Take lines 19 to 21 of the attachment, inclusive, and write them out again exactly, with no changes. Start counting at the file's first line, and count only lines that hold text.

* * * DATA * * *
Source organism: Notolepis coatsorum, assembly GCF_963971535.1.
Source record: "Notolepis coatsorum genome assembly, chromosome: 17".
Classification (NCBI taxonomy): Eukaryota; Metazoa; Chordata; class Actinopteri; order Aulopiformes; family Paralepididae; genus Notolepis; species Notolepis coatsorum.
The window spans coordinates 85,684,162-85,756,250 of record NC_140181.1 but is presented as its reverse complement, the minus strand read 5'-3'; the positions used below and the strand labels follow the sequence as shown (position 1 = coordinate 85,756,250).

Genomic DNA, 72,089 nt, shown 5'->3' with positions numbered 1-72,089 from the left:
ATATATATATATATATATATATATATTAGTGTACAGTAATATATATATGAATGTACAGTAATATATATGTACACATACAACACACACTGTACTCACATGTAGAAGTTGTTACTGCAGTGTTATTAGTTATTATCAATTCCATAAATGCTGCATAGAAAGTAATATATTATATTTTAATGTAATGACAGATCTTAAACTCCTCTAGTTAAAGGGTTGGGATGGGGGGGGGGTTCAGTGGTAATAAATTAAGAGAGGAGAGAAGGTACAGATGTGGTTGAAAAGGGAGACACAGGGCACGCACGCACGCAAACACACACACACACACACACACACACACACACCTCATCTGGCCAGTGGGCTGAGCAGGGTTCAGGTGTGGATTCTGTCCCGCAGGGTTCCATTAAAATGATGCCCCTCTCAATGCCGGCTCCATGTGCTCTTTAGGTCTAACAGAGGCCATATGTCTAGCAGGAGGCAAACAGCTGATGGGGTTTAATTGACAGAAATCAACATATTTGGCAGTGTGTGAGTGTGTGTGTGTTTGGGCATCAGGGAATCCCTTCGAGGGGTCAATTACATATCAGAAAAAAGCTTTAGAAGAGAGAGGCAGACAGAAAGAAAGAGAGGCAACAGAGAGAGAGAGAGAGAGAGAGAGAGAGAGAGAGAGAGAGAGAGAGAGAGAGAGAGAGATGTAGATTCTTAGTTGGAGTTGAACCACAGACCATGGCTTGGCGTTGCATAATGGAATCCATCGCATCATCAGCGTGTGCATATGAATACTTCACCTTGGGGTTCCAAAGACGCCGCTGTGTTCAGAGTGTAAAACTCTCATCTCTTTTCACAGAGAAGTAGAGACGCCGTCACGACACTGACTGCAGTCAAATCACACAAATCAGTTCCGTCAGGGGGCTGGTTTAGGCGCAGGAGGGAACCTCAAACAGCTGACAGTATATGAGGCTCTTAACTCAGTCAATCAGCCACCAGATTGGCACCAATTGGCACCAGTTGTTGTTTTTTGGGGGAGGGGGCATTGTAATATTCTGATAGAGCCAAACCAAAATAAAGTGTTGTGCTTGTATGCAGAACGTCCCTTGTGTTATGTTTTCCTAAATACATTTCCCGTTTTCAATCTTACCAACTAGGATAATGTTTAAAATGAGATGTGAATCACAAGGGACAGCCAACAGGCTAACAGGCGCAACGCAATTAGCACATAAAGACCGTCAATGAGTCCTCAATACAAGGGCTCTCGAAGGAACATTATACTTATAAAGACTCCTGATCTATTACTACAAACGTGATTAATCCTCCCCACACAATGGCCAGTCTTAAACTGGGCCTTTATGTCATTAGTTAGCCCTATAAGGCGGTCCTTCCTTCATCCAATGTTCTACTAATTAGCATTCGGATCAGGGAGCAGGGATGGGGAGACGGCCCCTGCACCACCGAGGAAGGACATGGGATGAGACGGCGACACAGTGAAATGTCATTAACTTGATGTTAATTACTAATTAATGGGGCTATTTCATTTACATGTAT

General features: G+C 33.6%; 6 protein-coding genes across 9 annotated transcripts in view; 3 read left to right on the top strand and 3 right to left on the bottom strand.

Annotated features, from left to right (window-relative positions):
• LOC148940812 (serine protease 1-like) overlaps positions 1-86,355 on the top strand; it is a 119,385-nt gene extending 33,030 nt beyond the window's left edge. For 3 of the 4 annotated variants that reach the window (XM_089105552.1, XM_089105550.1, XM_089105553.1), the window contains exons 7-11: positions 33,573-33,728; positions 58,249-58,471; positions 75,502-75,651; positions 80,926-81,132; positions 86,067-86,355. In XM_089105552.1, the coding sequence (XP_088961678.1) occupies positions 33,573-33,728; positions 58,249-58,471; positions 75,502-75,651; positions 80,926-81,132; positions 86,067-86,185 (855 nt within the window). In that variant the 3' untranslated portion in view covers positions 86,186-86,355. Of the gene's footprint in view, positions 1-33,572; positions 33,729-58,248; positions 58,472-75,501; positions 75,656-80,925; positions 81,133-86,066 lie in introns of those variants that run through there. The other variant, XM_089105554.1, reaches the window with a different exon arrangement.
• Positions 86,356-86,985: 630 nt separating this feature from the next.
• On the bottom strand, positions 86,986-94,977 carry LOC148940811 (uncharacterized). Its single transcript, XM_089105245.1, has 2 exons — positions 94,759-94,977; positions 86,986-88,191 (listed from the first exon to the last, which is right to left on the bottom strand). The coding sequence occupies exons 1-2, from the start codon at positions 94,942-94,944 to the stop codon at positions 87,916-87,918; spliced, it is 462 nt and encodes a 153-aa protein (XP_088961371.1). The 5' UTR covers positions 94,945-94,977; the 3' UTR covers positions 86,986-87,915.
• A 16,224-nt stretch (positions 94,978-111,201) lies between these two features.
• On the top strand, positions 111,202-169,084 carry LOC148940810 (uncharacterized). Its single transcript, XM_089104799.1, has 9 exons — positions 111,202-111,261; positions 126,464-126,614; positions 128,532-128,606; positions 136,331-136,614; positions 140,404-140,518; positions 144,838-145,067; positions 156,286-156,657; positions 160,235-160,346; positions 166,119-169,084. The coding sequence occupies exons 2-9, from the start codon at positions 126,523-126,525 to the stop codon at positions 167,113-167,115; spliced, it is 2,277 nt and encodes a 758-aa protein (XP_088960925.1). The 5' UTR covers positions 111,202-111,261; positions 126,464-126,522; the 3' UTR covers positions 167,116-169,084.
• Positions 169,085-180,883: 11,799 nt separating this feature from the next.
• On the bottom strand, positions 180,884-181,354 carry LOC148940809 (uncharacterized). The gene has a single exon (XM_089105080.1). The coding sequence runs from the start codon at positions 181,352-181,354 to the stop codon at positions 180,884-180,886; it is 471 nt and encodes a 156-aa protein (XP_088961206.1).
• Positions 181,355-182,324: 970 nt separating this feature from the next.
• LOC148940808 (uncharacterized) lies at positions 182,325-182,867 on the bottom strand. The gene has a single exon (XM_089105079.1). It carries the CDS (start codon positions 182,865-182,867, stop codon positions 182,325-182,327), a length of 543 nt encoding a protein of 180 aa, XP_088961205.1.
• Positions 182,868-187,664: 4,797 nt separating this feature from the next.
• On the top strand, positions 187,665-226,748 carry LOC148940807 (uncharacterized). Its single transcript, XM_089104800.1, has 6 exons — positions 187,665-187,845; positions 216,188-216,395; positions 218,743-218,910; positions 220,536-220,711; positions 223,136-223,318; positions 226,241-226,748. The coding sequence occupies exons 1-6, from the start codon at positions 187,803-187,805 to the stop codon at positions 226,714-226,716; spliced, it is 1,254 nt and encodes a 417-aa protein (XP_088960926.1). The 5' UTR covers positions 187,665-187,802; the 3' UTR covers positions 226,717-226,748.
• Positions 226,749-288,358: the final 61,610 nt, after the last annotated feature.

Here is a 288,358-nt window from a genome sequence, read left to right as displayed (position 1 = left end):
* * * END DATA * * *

• On the top strand, positions 187,665-226,748 carry LOC148940807 (uncharacterized). Its single transcript, XM_089104800.1, has 6 exons — positions 187,665-187,845; positions 216,188-216,395; positions 218,743-218,910; positions 220,536-220,711; positions 223,136-223,318; positions 226,241-226,748. The coding sequence occupies exons 1-6, from the start codon at positions 187,803-187,805 to the stop codon at positions 226,714-226,716; spliced, it is 1,254 nt and encodes a 417-aa protein (XP_088960926.1). The 5' UTR covers positions 187,665-187,802; the 3' UTR covers positions 226,717-226,748.
• Positions 226,749-288,358: the final 61,610 nt, after the last annotated feature.

Here is a 288,358-nt window from a genome sequence, read left to right as displayed (position 1 = left end):